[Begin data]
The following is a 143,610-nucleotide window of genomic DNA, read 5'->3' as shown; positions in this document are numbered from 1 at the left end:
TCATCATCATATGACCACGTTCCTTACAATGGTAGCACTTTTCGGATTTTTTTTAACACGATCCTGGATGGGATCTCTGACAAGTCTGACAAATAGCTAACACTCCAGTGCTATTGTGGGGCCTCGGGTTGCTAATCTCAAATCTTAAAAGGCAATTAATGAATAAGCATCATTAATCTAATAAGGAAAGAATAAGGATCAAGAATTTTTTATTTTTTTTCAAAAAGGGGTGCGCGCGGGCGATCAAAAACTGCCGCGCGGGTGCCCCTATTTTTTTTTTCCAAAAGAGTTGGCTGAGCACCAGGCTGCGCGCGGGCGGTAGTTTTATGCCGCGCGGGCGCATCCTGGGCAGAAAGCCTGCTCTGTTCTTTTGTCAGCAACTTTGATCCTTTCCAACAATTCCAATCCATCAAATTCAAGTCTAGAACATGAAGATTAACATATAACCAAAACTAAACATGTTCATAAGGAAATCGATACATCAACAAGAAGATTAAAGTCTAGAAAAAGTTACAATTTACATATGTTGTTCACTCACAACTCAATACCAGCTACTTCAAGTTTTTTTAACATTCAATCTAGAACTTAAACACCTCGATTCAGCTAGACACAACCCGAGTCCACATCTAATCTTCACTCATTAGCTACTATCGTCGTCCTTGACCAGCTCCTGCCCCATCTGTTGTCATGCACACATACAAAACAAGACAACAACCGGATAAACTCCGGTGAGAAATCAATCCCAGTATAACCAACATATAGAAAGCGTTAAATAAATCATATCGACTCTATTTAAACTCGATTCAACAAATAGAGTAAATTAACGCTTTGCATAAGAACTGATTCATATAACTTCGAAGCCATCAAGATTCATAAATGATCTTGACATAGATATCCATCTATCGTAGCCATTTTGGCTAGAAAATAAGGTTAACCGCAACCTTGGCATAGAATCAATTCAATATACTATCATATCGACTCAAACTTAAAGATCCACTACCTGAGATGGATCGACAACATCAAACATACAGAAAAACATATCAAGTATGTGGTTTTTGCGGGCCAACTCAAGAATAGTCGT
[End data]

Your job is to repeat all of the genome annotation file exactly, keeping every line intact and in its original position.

The following is a 143,610-nucleotide window of genomic DNA, read 5'->3' as shown; positions in this document are numbered from 1 at the left end:
TCATCATCATATGACCACGTTCCTTACAATGGTAGCACTTTTCGGATTTTTTTTAACACGATCCTGGATGGGATCTCTGACAAGTCTGACAAATAGCTAACACTCCAGTGCTATTGTGGGGCCTCGGGTTGCTAATCTCAAATCTTAAAAGGCAATTAATGAATAAGCATCATTAATCTAATAAGGAAAGAATAAGGATCAAGAATTTTTTATTTTTTTTCAAAAAGGGGTGCGCGCGGGCGATCAAAAACTGCCGCGCGGGTGCCCCTATTTTTTTTTTCCAAAAGAGTTGGCTGAGCACCAGGCTGCGCGCGGGCGGTAGTTTTATGCCGCGCGGGCGCATCCTGGGCAGAAAGCCTGCTCTGTTCTTTTGTCAGCAACTTTGATCCTTTCCAACAATTCCAATCCATCAAATTCAAGTCTAGAACATGAAGATTAACATATAACCAAAACTAAACATGTTCATAAGGAAATCGATACATCAACAAGAAGATTAAAGTCTAGAAAAAGTTACAATTTACATATGTTGTTCACTCACAACTCAATACCAGCTACTTCAAGTTTTTTTAACATTCAATCTAGAACTTAAACACCTCGATTCAGCTAGACACAACCCGAGTCCACATCTAATCTTCACTCATTAGCTACTATCGTCGTCCTTGACCAGCTCCTGCCCCATCTGTTGTCATGCACACATACAAAACAAGACAACAACCGGATAAACTCCGGTGAGAAATCAATCCCAGTATAACCAACATATAGAAAGCGTTAAATAAATCATATCGACTCTATTTAAACTCGATTCAACAAATAGAGTAAATTAACGCTTTGCATAAGAACTGATTCATATAACTTCGAAGCCATCAAGATTCATAAATGATCTTGACATAGATATCCATCTATCGTAGCCATTTTGGCTAGAAAATAAGGTTAACCGCAACCTTGGCATAGAATCAATTCAATATACTATCATATCGACTCAAACTTAAAGATCCACTACCTGAGATGGATCGACAACATCAAACATACAGAAAAACATATCAAGTATGTGGTTTTTGCGGGCCAACTCAAGAATAGTCGT